- The sitemap: It's common a library will come to the process with their own sitemap, which is great and will help stakeholders get involved. However, since we start the content strategy with visitor audiences and use cases in mind, this process usually leads to a very different sitemap than first imagined. We explore multiple sitemap themes that help us all identify the best way to organize and show the library content to people. And we work with the stakeholders to show why certain sitemaps work and what the best options are.
- Librarian language: Librarians, like any group of professionals, have a rich jargon that elevates the profession. There are moments on a website that language can be didactic, but in most cases the use of jargon is something we like to avoid. We'll help identify internal language and other UX and accessibility issues and suggest better ways to communicate.
- Librarian voice: One of the questions we often ask is how much the voice of the librarians themselves should be a part of the website. Some librarians (much like web developers) don't like to be the story, and many librarians may have privacy issues with photos or names on a website. Each library is different, and our content strategy phase helps define how much librarian voice should help animate the content. There are countless ways to solve privacy issues, but more importantly, the conversation about voice itself will help bring everyone to a common voice.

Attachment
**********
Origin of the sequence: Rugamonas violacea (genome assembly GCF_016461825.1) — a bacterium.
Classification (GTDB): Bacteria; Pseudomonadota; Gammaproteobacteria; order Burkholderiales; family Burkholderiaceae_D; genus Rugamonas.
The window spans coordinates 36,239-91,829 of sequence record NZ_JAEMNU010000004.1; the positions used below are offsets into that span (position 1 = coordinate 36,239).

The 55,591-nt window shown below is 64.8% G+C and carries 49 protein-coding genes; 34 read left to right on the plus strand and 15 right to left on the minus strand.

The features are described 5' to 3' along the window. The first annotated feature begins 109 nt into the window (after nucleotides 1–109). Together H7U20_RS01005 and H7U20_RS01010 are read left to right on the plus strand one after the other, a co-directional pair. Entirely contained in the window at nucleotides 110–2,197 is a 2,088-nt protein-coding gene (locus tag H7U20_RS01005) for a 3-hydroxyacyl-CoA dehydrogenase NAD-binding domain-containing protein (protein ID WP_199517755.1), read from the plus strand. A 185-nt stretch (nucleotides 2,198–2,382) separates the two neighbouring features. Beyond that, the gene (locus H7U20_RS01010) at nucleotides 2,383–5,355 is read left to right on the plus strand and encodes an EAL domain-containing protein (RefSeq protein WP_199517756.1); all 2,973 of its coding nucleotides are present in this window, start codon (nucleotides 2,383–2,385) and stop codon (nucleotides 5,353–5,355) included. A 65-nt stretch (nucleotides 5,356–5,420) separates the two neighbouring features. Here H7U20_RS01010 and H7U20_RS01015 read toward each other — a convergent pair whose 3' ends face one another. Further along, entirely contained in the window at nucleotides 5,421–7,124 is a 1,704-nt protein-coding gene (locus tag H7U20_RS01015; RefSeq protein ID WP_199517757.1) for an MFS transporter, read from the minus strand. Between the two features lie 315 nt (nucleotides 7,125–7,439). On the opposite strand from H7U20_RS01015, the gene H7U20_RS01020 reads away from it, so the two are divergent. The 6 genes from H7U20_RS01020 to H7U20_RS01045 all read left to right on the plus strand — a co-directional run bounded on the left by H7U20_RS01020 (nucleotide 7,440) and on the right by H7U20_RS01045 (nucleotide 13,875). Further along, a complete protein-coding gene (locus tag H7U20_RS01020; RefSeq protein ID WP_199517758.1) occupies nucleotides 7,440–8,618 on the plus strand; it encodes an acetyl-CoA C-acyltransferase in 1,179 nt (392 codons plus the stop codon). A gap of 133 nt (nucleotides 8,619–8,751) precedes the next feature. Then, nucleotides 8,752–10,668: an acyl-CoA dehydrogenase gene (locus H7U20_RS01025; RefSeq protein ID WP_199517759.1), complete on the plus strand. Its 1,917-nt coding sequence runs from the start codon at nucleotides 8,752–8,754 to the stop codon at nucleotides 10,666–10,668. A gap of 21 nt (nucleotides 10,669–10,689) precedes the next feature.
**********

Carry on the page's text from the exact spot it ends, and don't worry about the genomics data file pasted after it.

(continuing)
The content strategy phase will determine the success of a website, and ensure a site lasts through the years.
Issue: Helping People Find the Right Content
Librarians get data, and are naturally quite good at websites. The internet itself is built with many of the same methodologies that librarians perfected over the years, from collections databases, metadata, and tags and taxonomies. (See: Tim Berners-Lee.) And the internet has been built with the same high-minded society-raising ideals of openness, accessibility and at the same time privacy. Melvil Dewey and Henriette Avram were the original UX and data usability nerds, and Byte champions UX and data usability in our library websites.